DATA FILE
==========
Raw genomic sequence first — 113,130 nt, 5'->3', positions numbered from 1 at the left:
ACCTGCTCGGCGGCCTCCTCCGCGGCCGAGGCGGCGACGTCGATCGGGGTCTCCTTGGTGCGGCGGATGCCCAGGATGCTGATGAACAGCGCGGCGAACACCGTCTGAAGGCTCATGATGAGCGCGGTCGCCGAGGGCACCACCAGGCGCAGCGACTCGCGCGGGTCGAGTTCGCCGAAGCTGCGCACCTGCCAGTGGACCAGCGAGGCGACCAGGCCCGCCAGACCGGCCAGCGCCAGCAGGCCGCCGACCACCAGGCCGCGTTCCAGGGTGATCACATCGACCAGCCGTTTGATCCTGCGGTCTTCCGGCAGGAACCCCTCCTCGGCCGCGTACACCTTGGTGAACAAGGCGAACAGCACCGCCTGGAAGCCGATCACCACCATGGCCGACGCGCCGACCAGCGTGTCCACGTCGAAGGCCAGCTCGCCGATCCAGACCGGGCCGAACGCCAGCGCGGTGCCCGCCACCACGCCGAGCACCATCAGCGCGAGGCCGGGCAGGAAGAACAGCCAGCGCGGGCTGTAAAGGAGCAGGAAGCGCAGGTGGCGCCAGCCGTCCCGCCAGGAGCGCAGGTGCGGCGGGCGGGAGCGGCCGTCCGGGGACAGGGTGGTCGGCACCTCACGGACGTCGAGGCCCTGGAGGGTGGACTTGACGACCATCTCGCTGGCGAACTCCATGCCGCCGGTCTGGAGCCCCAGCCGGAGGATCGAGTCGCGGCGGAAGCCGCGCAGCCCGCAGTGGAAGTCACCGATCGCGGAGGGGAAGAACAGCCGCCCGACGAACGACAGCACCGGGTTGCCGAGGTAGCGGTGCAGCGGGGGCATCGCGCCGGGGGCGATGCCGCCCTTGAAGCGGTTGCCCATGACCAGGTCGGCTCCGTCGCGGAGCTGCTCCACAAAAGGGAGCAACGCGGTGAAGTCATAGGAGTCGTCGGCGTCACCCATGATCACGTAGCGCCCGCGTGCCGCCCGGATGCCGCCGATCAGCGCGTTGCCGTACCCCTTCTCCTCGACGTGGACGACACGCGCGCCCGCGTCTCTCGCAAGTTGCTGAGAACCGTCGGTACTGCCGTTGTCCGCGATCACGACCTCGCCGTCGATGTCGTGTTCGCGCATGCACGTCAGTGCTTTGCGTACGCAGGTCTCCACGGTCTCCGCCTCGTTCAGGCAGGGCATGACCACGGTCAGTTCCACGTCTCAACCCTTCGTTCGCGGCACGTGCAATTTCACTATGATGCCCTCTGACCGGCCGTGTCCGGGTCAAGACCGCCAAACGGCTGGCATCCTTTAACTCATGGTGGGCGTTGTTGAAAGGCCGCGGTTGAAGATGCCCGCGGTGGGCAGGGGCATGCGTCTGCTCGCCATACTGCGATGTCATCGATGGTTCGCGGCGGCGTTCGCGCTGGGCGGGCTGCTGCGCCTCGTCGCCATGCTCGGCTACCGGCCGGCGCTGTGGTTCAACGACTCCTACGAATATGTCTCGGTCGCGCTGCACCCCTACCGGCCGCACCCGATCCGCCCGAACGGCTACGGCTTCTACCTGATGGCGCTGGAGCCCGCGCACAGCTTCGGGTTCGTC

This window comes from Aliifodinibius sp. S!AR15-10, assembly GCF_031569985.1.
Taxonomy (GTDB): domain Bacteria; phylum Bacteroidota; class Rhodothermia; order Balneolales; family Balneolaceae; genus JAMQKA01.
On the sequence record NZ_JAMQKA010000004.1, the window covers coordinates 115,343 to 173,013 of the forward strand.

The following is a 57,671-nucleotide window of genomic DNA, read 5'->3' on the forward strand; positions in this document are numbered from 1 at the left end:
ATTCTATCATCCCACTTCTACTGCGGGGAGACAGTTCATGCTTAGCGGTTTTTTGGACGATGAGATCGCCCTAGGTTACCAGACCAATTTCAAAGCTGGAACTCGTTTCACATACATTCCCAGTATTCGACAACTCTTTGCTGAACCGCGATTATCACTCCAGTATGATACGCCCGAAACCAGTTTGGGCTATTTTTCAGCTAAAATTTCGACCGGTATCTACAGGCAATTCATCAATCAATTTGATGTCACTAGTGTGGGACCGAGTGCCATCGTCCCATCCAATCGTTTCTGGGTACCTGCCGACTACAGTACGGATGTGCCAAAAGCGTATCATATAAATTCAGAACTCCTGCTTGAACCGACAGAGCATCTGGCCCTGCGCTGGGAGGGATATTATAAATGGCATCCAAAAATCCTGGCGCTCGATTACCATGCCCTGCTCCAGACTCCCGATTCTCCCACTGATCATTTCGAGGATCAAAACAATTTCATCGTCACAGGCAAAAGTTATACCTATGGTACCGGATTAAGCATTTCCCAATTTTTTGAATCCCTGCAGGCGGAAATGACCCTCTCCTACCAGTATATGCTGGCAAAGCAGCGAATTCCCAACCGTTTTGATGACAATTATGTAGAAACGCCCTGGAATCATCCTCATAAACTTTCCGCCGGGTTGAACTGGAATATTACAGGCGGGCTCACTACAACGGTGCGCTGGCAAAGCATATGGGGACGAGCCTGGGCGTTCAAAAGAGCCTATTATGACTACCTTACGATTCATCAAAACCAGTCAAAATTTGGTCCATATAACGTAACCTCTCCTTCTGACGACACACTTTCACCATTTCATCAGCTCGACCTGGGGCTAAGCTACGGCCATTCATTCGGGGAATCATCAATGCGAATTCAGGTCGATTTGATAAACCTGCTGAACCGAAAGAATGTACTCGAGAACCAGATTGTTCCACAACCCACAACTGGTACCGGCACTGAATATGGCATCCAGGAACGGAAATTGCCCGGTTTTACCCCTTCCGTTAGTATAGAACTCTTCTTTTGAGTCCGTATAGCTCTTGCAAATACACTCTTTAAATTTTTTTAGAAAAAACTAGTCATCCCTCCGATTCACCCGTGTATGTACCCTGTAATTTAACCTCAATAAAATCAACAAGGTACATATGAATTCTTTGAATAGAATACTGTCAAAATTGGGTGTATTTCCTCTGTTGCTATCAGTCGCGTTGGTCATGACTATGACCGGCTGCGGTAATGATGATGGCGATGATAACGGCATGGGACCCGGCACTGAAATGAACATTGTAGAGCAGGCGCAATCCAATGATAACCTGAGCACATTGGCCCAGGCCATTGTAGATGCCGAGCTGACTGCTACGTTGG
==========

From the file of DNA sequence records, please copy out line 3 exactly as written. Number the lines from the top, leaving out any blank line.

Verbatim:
This window comes from Aliifodinibius sp. S!AR15-10, assembly GCF_031569985.1.